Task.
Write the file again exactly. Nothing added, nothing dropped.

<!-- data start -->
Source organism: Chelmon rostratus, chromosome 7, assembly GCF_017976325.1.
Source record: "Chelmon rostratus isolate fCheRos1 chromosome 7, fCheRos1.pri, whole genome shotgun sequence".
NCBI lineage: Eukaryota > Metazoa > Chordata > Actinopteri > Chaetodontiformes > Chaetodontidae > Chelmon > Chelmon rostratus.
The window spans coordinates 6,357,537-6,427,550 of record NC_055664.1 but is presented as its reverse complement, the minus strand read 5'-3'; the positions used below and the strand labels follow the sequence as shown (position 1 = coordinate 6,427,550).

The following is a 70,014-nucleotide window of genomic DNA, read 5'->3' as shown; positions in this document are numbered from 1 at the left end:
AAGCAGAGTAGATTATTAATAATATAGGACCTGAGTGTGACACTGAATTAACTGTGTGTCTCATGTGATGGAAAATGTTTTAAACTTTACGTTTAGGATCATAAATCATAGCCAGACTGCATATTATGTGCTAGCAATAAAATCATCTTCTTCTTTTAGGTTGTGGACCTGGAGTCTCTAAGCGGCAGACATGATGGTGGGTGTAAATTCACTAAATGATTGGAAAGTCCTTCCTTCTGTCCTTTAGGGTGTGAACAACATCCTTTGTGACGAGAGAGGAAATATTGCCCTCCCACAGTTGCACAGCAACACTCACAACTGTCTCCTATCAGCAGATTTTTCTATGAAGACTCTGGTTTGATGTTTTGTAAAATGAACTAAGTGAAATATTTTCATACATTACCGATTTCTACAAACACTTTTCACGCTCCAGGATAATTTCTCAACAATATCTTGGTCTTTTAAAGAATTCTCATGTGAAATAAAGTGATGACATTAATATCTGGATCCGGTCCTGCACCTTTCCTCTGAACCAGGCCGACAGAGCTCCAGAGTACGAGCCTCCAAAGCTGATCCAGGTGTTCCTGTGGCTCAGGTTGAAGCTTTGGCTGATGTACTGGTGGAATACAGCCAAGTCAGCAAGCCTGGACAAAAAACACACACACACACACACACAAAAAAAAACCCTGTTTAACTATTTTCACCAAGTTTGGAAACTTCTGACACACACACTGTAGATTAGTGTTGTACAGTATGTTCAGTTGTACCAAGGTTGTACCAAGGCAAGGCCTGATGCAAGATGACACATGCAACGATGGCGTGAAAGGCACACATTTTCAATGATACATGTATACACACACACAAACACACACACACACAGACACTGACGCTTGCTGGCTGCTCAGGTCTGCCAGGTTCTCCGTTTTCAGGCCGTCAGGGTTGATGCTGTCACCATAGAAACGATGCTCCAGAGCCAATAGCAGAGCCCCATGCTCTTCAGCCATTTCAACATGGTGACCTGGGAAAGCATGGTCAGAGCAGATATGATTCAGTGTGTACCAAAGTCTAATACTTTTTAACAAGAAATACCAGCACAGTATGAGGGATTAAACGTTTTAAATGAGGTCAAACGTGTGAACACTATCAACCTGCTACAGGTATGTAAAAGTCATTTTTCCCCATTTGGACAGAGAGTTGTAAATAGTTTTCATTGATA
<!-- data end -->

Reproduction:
Source organism: Chelmon rostratus, chromosome 7, assembly GCF_017976325.1.
Source record: "Chelmon rostratus isolate fCheRos1 chromosome 7, fCheRos1.pri, whole genome shotgun sequence".
NCBI lineage: Eukaryota > Metazoa > Chordata > Actinopteri > Chaetodontiformes > Chaetodontidae > Chelmon > Chelmon rostratus.
The window spans coordinates 6,357,537-6,427,550 of record NC_055664.1 but is presented as its reverse complement, the minus strand read 5'-3'; the positions used below and the strand labels follow the sequence as shown (position 1 = coordinate 6,427,550).

The following is a 70,014-nucleotide window of genomic DNA, read 5'->3' as shown; positions in this document are numbered from 1 at the left end:
AAGCAGAGTAGATTATTAATAATATAGGACCTGAGTGTGACACTGAATTAACTGTGTGTCTCATGTGATGGAAAATGTTTTAAACTTTACGTTTAGGATCATAAATCATAGCCAGACTGCATATTATGTGCTAGCAATAAAATCATCTTCTTCTTTTAGGTTGTGGACCTGGAGTCTCTAAGCGGCAGACATGATGGTGGGTGTAAATTCACTAAATGATTGGAAAGTCCTTCCTTCTGTCCTTTAGGGTGTGAACAACATCCTTTGTGACGAGAGAGGAAATATTGCCCTCCCACAGTTGCACAGCAACACTCACAACTGTCTCCTATCAGCAGATTTTTCTATGAAGACTCTGGTTTGATGTTTTGTAAAATGAACTAAGTGAAATATTTTCATACATTACCGATTTCTACAAACACTTTTCACGCTCCAGGATAATTTCTCAACAATATCTTGGTCTTTTAAAGAATTCTCATGTGAAATAAAGTGATGACATTAATATCTGGATCCGGTCCTGCACCTTTCCTCTGAACCAGGCCGACAGAGCTCCAGAGTACGAGCCTCCAAAGCTGATCCAGGTGTTCCTGTGGCTCAGGTTGAAGCTTTGGCTGATGTACTGGTGGAATACAGCCAAGTCAGCAAGCCTGGACAAAAAACACACACACACACACACACAAAAAAAAACCCTGTTTAACTATTTTCACCAAGTTTGGAAACTTCTGACACACACACTGTAGATTAGTGTTGTACAGTATGTTCAGTTGTACCAAGGTTGTACCAAGGCAAGGCCTGATGCAAGATGACACATGCAACGATGGCGTGAAAGGCACACATTTTCAATGATACATGTATACACACACACAAACACACACACACACAGACACTGACGCTTGCTGGCTGCTCAGGTCTGCCAGGTTCTCCGTTTTCAGGCCGTCAGGGTTGATGCTGTCACCATAGAAACGATGCTCCAGAGCCAATAGCAGAGCCCCATGCTCTTCAGCCATTTCAACATGGTGACCTGGGAAAGCATGGTCAGAGCAGATATGATTCAGTGTGTACCAAAGTCTAATACTTTTTAACAAGAAATACCAGCACAGTATGAGGGATTAAACGTTTTAAATGAGGTCAAACGTGTGAACACTATCAACCTGCTACAGGTATGTAAAAGTCATTTTTCCCCATTTGGACAGAGAGTTGTAAATAGTTTTCATTGATA